Causality, Criticality, and Reading Words: Distinct Sources of Fractal Scaling in Behavioral Sequences

Cognitive Science 35 (5):785-837 (2011)
The finding of fractal scaling (FS) in behavioral sequences has raised a debate on whether FS is a pervasive property of the cognitive system or is the result of specific processes. Inferences about the origins of properties in time sequences are causal. That is, as opposed to correlational inferences reflecting instantaneous symmetrical relations, causal inferences concern asymmetric relations lagged in time. Here, I integrate Granger-causality with inferences about FS. Four simulations illustrate that causal analyses can isolate distinct FS sources, whereas correlational techniques cannot. I then analyze three simultaneous sequences of responses from a database of word-naming trials. I find that two, or perhaps three, distinct sources account for the presence of FS in these sequences, but FS is not a general property of the system. This suggests that FS arises due to the properties of a limited number of identifiable psychological and/or neural processes. Finally, I reanalyze a previously published dataset of acoustic frequency spectra using the new tools. The causality/criticality combination introduced here offers a new important perspective in the study of cognition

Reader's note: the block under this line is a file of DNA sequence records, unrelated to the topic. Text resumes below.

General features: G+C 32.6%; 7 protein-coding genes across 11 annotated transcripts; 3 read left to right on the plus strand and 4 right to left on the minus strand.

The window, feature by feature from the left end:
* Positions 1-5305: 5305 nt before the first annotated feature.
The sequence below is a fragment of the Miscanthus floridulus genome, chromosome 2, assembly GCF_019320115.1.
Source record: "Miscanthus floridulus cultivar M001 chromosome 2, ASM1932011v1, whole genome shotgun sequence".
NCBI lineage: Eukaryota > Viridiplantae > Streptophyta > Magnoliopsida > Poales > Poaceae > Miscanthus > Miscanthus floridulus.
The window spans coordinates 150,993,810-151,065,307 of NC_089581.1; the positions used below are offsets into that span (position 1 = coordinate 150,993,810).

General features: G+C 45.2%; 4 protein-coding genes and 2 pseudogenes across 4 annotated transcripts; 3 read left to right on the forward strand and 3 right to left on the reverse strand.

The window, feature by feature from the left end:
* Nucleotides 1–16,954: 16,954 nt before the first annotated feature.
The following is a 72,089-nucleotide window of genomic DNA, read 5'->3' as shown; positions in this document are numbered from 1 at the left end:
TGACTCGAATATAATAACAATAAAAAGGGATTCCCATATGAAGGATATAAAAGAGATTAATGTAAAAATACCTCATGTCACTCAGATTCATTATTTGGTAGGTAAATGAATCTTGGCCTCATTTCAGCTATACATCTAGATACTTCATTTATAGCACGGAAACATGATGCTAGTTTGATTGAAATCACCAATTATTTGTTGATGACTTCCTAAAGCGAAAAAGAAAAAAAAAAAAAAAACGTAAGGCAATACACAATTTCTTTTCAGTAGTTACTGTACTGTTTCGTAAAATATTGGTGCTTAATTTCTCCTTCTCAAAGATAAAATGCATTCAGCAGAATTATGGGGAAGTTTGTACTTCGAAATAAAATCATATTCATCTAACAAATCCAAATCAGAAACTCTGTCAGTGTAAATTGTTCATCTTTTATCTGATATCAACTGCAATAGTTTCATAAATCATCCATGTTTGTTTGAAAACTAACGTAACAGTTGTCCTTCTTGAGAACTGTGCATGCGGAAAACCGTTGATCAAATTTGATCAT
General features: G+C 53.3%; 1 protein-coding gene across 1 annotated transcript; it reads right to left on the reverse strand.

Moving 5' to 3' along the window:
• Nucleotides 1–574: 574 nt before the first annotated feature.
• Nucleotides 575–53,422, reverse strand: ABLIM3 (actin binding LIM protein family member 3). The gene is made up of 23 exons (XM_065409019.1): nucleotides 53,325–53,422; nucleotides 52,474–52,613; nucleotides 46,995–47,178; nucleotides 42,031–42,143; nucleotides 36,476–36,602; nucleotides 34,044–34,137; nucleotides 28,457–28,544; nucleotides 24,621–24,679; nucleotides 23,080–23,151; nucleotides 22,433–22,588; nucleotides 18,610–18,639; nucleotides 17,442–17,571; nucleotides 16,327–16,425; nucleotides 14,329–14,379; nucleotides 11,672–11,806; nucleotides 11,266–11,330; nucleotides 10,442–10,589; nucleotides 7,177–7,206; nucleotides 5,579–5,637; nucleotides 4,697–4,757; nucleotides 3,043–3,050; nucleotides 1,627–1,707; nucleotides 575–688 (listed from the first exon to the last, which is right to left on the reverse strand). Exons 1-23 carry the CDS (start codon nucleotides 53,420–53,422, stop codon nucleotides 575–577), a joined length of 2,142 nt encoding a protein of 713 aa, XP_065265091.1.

Keywords Word naming  Bayesian assessment of scaling  Transfer entropy  Reaction time  Fractal scaling  Granger causality
Categories (categorize this paper)
DOI 10.1111/j.1551-6709.2011.01184.x
 Save to my reading list
Follow the author(s)
My bibliography
Export citation
Find it on Scholar
Edit this record
Mark as duplicate
Revision history
Request removal from index
Download options
Our Archive

Upload a copy of this paper     Check publisher's policy     Papers currently archived: 28,182
Through your library
References found in this work BETA
A Mathematical Theory of Communication.Claude Shannon - 1948 - Bell System Technical Journal 27:379–423.
Self-Organization of Cognitive Performance.Guy C. Van Orden, John G. Holden & Michael T. Turvey - 2003 - Journal of Experimental Psychology: General 132 (3):331.
Cortical Coordination Dynamics and Cognition.S. L. Bressler & J. A. Kelso - 2001 - Trends in Cognitive Sciences 5 (1):26-36.

Add more references

Citations of this work BETA

Add more citations

Similar books and articles
A Theory of Probability.T. V. Reeves - 1988 - British Journal for the Philosophy of Science 39 (2):161-182.
General Random Sequences and Learnable Sequences.C. P. Schnorr & P. Fuchs - 1977 - Journal of Symbolic Logic 42 (3):329-340.
Process Causality and Asymmetry.Phil Dowe - 1992 - Erkenntnis 37 (2):179-196.
Relative Lawlessness in Intuitionistic Analysis.Joan Rand Moschovakis - 1987 - Journal of Symbolic Logic 52 (1):68-88.
Similarity Among Nucleotides Sequences.Feng Shi & Zhongxi Mo - 2002 - Acta Biotheoretica 50 (2):95-99.
Reducing Causality to Transmission.Max Kistler - 1998 - Erkenntnis 48 (1):1-25.
The Metaphysics of Causation.Jonathan Schaffer - 2008 - Stanford Encyclopedia of Philosophy.
Infinite Sequences: Finitist Consequence.Martin C. Cooke - 2003 - British Journal for the Philosophy of Science 54 (4):591-599.
Creative Sequences and Double Sequences.M. Adrian Carpentier - 1968 - Notre Dame Journal of Formal Logic 9 (1):35-61.

Monthly downloads

Added to index


Total downloads

23 ( #219,746 of 2,172,023 )

Recent downloads (6 months)

6 ( #46,502 of 2,172,023 )

How can I increase my downloads?

My notes
Sign in to use this feature

There  are no threads in this forum
Nothing in this forum yet.

Other forums